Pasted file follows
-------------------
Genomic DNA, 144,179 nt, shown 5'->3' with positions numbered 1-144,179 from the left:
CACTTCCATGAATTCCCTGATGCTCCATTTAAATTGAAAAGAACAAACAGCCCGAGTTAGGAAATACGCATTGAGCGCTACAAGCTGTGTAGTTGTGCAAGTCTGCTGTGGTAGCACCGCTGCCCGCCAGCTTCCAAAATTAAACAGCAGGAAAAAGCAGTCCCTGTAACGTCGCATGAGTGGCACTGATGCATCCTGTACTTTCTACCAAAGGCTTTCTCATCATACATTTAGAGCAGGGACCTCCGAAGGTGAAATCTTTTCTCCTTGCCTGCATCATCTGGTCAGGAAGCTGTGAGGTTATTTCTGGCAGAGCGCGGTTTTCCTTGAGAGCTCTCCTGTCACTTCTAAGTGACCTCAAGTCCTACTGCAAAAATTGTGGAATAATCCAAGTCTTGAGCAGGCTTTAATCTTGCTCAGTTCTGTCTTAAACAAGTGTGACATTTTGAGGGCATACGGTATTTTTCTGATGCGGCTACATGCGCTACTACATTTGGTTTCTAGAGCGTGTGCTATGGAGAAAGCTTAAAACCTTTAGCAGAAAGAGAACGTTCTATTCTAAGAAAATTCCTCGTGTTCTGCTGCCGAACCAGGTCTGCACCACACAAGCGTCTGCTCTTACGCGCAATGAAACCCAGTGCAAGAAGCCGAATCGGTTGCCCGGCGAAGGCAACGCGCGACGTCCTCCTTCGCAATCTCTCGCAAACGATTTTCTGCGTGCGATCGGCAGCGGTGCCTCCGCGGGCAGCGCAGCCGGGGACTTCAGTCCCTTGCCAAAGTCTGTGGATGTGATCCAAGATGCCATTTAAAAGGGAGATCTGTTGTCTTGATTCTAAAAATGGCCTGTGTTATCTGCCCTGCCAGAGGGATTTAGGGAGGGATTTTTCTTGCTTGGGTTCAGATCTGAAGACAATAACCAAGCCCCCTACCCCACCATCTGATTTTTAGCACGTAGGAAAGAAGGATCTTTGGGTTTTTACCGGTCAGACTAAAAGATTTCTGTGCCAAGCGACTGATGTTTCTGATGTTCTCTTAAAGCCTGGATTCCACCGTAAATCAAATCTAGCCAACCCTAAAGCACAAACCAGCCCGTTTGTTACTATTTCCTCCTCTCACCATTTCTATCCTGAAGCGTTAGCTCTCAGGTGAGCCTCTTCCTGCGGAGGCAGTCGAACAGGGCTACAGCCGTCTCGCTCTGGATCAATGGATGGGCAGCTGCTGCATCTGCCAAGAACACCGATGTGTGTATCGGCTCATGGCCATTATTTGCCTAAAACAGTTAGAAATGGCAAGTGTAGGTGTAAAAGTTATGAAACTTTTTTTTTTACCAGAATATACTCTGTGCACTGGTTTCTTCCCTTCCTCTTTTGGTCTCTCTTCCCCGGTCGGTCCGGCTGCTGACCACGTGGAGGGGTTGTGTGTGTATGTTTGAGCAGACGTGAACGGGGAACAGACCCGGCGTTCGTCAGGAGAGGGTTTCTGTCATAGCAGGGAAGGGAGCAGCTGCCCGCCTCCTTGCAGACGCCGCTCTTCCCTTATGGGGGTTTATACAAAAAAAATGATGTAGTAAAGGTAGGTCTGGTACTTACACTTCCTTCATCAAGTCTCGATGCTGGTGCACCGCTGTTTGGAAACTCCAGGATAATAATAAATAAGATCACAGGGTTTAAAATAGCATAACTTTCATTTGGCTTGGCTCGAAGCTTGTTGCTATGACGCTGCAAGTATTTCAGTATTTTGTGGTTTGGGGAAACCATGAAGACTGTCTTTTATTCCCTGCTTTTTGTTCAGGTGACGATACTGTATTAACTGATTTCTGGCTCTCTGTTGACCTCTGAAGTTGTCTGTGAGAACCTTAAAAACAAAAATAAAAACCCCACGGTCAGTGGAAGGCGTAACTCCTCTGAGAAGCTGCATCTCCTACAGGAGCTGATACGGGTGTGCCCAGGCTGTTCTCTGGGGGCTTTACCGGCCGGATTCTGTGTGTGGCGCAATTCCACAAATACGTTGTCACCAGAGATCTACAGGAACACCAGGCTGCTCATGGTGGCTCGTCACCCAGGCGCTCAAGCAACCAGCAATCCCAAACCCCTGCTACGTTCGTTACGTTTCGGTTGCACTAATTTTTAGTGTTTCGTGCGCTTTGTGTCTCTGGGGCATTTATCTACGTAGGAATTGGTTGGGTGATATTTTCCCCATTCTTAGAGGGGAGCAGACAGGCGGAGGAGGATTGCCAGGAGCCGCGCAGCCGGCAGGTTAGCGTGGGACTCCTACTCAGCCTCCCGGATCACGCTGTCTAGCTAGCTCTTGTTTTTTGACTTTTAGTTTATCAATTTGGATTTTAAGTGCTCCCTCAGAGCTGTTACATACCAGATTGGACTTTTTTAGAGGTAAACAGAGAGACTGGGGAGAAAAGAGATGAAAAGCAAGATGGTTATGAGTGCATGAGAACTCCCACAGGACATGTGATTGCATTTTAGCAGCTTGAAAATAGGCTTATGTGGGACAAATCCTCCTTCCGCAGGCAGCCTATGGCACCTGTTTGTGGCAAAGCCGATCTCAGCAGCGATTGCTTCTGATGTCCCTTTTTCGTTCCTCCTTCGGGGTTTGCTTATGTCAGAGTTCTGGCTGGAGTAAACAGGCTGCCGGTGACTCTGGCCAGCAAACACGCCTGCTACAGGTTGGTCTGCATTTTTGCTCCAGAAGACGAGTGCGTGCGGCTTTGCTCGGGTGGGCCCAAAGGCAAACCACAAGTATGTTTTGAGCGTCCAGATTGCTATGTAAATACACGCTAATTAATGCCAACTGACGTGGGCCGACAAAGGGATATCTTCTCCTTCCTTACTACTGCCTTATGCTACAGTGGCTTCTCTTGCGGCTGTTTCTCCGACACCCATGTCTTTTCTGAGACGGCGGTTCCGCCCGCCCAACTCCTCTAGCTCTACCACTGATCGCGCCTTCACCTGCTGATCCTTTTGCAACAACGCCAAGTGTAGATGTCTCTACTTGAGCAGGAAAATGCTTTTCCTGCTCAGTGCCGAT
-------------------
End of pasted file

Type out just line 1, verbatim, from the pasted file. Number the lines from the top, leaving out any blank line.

Genomic DNA, 144,179 nt, shown 5'->3' with positions numbered 1-144,179 from the left: